It really didn’t hurt much. The cut was about a half inch long, and perhaps a quarter inch deep, exactly the width of a hacksaw blade. It was more embarrassing than painful, but bled enough to produce sympathy from the coldest of hearts. In fact, the most painful part of the ordeal was the injection that the ER doctor gave to numb my injured finger—that needle hurt more than ten hacksaws. Once my finger was numb, the doctor started serious work on the cut, and things really started getting interesting. He was much more aggressive in cleaning the wound than the nurse had been. Not only did he scrub the skin around the laceration, he spread the tissue apart and dug around inside it, looking for (and retrieving) bits of metal, plastic, and other debris that had been on the saw blade. He forcibly flushed the inside of the cut with saline solution, almost as though he were “hosing out” the injured area. He flushed the wound several times before he was satisfied, and only then did he begin stitching the two sides together.
Through all of this, of course, my finger was quite thoroughly without feeling—a fact for which I was quite thankful. It wasn’t until a few hours later, when the anesthetic began to fade, that I really began to experience pain—considerably more pain than I had experienced from the original injury. I have to admit that I found myself wondering if I would have been farther ahead to have just bandaged the cut myself rather than seeking treatment and increasing my pain. I didn’t contemplate that issue long; experience has taught me that wounds like this heal faster and better when properly cleaned and treated.
We are all wounded to some extent. Some are wounded from broken or troubled relationships, divorce, or loss of a significant person or position. Others struggle with even deeper wounds, caused by abuse. Others wrestle with wounds that they don’t understand, and may not even recognize. Every one of us has the basic wound of depravity—the natural tendency to sin and rebel against God.
All of these wounds have much in common with my saw-cut finger. These wounds cause pain and discomfort. We often put band-aids on them and hope that they will heal, a subtle form of denial. Like my saw cut, these heart wounds are filled with debris—painful memories, anger, resentment, bitterness, and even rage. If not properly cleansed and treated, they can become infected and inflict even more pain, creating a repeating cycle of emotional pain and infection that can sometimes even prove fatal.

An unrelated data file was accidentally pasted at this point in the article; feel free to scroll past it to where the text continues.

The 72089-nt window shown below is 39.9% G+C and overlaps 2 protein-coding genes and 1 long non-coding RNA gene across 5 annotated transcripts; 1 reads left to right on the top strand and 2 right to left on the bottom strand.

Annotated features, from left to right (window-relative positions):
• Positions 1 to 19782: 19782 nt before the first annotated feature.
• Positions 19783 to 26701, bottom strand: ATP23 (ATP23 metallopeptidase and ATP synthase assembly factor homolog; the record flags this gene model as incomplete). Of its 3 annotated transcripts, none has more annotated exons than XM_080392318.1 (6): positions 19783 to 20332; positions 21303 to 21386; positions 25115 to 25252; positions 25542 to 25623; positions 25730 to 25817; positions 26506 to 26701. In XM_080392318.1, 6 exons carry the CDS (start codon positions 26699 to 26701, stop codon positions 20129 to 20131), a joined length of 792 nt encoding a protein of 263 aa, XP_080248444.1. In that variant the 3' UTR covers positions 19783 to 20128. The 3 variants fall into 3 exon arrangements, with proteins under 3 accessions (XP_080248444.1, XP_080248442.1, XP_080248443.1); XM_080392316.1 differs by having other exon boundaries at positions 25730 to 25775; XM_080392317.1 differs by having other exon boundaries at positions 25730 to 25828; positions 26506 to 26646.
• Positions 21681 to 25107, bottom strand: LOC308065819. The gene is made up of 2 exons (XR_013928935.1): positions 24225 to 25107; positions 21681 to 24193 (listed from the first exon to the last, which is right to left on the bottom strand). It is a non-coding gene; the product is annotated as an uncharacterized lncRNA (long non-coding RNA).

Why do we allow these wounds of the heart to fester out of control? Sometimes, it seems preferable to the pain that we face when opening those wounds, cleaning them, and bandaging them. It’s easier to close our hearts, and keep it all inside, easier to deny the heartache and “put on a happy face.” It hurts to probe around inside those wounds and remove the hidden anger and resentment. It’s hard to look into those wounds and see our hearts honestly. It seems to hurt a lot less to deny the wound, anesthetize ourselves with activity and noise, and pretend that there’s nothing wrong. Unfortunately, denial and deterioration always walk hand in hand.
If you are wounded, I have good news for you. Your wounds can be healed. Yes, there will be discomfort in that process, and you may experience even more pain for a time, but after those festering wounds have been cleaned out and stitched up, your healing can begin. Soon, your pain will fade and you will begin replacing denial with genuine recovery.
No, you can’t do it alone. Just as I could not clean and suture my own wounded finger, you cannot clean and bandage your own wounded heart. You need the help of a committed, caring, trusted friend who knows how to gently perform the “heart surgery” necessary to your recovery, and there is no better example of such a caring, compassionate healer than Jesus Christ.
“He heals the brokenhearted, and bandages their wounds.” (Psalm 147:3).